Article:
Pranayama


Pranayama are the Yogic breathing exercises that regulate the flow of Prana. Some of the more popular and well known of the pranayamas are listed beloew. Please practise with caution. A little regularly is better than an intense practise. If you have health problems, or are pregnant, do not practice until consulting a doctor. Also some pranayamas are not recommended for menstrating women.

  1. Kapalabhati

    After taking a comfortable sitting position, preferably the lotus pose, take a few deep breaths. See that the diaphragm is moving properly. During inhalation, the diaphragm descends and the abdomen is pushed out. During exhalation, the diaphragm pushes the lungs up and the abdomen goes toward the spine. This constant up-and-down movement of the diaphragm throws the air in and out. Here more attention is focused on exhalation than inhalation.

  2. Bastrika

    Perform the same rapid breathing as in Kapalabhati, as many times as is comfortable for you, but give slightly extra force to exhalation. Inhale slowly and hold the breath. While the breath is being held, bend the neck, bringing the chin as close to the chest as possible. Hold the breath as long as is comfortable for you. Raise the head up slowly and exhale the breath evenly through the nose. Perform this sequence at least one more time, or as many times as is comfortable.

  3. Anoma Viloma

    In viloma pranayama inhalation or exhalation is not a continuous process, but one that is interrupted by several pauses. For instance, if one complete inhalation were to take fifteen seconds, then in viloma it would be interrupted every two or three seconds, thus bringing the length of the in-breath to twenty-five or thirty seconds. Similarly, with interrupted exhalation, the out-breath is lengthened from twenty-five to thirty seconds This pranayama may be compared to climbing up or down a tall ladder, with a pause at each step.

  4. Bhramari

    Bhramari differs from the usual mouth snoring in that the lips are closed and vibrations of the soft palate are caused entirely by nasal airflow. Practice mouth snoring first in order to develop some voluntary control over the palate vibration process. Nasal snoring is more difficult. Approach control attempts gradually. The soft palate must be lifted toward the top of the pharynx sufficiently to produced flutter which may be very hard to control. The sound produced is commonly described as being like the buzzing of a bee. Although, in bhramari, one breathes both in and out through both nostrils and produces a snoring, buzzing or humming sound in both directions, expect somewhat different sounds from inhaling, which has a higher pitch, than from exhaling, which has a lower pitch. Bhramari is customarily described as involving rapid inhalation producing a high humming sound like that of a male bee and slow exhalation producing a low humming sound like that of a female bee.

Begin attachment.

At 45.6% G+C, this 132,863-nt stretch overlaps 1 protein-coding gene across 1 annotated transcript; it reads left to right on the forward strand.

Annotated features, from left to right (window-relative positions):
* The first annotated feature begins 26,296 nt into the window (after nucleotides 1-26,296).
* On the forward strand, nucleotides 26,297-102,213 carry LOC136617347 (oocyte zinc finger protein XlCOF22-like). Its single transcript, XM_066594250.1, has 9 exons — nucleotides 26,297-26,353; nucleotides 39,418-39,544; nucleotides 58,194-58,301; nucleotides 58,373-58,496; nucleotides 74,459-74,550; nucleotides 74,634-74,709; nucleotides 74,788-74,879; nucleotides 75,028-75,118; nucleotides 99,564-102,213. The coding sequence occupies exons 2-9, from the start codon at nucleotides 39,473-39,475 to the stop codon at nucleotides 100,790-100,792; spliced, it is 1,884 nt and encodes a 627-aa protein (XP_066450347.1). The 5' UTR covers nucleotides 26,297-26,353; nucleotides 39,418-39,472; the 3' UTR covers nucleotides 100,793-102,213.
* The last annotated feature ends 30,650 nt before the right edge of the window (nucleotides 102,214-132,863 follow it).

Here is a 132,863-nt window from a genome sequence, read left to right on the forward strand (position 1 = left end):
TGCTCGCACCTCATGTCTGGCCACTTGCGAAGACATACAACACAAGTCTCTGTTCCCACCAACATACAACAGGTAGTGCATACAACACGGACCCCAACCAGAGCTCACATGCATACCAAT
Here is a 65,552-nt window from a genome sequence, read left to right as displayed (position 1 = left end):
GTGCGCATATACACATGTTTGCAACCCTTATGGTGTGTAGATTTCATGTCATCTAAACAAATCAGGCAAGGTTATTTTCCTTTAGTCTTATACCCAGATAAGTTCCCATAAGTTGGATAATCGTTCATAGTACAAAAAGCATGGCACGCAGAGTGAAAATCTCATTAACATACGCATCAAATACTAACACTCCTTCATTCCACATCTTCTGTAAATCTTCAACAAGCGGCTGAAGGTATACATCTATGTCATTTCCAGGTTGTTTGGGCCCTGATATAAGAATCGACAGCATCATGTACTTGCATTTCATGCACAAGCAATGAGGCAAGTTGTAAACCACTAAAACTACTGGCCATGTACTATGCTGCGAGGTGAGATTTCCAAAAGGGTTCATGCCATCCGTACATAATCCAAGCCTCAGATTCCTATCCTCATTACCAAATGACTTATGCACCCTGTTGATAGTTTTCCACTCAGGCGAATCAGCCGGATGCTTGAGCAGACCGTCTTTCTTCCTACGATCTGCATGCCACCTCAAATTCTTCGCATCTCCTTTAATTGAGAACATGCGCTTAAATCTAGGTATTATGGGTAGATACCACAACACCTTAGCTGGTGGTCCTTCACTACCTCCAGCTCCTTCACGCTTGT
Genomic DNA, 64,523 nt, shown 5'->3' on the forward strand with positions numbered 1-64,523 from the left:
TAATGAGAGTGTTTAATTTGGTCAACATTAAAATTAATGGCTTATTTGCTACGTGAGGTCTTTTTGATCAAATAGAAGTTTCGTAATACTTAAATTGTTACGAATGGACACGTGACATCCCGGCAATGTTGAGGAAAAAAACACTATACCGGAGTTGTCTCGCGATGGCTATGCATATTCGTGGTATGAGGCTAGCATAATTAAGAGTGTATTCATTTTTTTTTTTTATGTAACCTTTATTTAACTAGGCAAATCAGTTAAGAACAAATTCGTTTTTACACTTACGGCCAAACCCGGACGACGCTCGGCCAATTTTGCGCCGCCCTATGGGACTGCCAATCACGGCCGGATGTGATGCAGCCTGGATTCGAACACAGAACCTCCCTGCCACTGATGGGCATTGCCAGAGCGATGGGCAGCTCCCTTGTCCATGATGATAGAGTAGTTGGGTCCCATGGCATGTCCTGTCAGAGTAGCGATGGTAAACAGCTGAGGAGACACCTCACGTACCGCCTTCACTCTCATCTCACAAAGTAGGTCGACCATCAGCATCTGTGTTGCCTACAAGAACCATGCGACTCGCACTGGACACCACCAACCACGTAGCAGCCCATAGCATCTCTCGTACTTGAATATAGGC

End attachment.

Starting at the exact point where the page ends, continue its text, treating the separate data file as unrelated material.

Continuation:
5. Sitali

    Sitali refers to the sound caused when air is drawn in through the protruding tongue folded into a tube. During inhalation, curl up both edges of the tongue so that it forms a kind of tube. Breathe in through this tube. During inhalation the air passes over the moist tongue, cooling down and refreshing the throat. In order to be sure that the tongue remains moist, roll it back as far as possible against the palate. Do this during the entire exhalation so that the next breath is just as refreshing as the first. The resulting tongue position may appear more like the lower portion of a bird's beak than a tube, but variable opening or closing of the tube-like passage in the folded tongue, in cooperation with faster or slower inhalation, makes possible variations in loudness and softness and smoothness of the reversed hissing sound. Again, a cooling effect may be noted and, indeed, sought through this and the foregoing technique whenever needed. The tongue is drawn back into the mouth and the lips are closed at the end of inhalation. We can breathe out either through the throat or alternately through the nostrils.

  6. Sitakari

    Like Sitali, draw breath using the tongue, but this time instead of drawing air over the tongue, make a tube with the tongue and draw the air through it. Like a drinking straw!

  7. Ujjayi

    Both Ujjayi and Surya Bheda are body heating pranayamas and so exhalation is confined to the cooling left nostril. Inhale fully through both nostrils while slightly closing the glottis.Glottis is the part of the larnyx made up of the vocal cords and the slit like opening between them. This should create a faint sobbing sound, as the air is drawn past the back of the nose. Retain the breath, applying both Bandhas Jalandhara and Moola. After the breath has been exhaled apply Uddiyaa Bandha.
    Start with three rounds build up to twenty rounds.

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